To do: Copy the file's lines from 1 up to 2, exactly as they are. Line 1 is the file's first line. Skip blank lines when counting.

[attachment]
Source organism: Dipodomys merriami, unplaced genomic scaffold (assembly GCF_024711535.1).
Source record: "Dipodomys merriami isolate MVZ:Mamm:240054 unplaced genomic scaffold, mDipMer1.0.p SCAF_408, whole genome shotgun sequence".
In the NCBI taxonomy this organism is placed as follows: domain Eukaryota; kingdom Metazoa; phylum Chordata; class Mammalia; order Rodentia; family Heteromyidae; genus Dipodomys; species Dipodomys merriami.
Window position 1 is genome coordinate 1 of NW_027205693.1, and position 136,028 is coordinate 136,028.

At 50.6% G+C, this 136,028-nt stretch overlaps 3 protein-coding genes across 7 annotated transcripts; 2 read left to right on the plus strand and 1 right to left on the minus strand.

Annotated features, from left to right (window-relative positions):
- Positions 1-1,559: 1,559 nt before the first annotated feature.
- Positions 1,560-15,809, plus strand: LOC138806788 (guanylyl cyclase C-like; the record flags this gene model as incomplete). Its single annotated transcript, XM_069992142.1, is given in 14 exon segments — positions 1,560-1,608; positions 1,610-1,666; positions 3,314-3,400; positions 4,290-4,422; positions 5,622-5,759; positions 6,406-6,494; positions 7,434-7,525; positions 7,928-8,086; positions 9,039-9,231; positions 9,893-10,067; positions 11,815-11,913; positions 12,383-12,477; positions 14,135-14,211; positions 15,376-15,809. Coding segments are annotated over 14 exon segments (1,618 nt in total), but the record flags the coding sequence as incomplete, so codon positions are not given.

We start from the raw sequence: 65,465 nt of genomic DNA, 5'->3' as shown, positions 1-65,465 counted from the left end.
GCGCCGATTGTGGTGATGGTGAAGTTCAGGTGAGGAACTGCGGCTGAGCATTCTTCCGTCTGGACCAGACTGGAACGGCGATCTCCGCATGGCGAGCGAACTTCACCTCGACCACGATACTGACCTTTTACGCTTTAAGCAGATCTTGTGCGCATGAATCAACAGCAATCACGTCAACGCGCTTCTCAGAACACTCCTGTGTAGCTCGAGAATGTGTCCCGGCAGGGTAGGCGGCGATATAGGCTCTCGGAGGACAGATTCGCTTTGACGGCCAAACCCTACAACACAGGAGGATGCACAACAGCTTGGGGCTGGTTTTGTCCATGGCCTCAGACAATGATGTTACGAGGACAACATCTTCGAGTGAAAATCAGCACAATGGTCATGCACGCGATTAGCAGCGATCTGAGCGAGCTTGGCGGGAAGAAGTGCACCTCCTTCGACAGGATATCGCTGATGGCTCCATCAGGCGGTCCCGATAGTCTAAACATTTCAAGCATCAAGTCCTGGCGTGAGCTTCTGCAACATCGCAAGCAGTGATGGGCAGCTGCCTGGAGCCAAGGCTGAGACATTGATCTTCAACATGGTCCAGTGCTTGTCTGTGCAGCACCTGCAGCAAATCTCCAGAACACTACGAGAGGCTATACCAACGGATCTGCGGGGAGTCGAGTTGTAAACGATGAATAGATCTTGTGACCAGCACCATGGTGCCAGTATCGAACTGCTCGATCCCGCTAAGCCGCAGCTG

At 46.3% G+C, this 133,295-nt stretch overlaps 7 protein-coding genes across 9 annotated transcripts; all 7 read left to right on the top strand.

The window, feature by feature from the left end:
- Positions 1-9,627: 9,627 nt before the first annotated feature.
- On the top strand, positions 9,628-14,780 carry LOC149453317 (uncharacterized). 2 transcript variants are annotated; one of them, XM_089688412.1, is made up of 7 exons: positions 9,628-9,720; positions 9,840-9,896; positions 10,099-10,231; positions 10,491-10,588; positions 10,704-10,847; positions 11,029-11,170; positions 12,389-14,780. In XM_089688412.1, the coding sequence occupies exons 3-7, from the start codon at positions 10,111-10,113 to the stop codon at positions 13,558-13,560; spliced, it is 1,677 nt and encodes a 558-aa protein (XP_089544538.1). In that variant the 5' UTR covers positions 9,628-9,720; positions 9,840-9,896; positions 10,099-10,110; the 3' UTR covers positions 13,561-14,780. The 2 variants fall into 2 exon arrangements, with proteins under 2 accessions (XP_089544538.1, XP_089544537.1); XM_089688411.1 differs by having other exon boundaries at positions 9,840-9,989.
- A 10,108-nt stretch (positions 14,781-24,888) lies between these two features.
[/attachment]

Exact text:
Source organism: Dipodomys merriami, unplaced genomic scaffold (assembly GCF_024711535.1).
Source record: "Dipodomys merriami isolate MVZ:Mamm:240054 unplaced genomic scaffold, mDipMer1.0.p SCAF_408, whole genome shotgun sequence".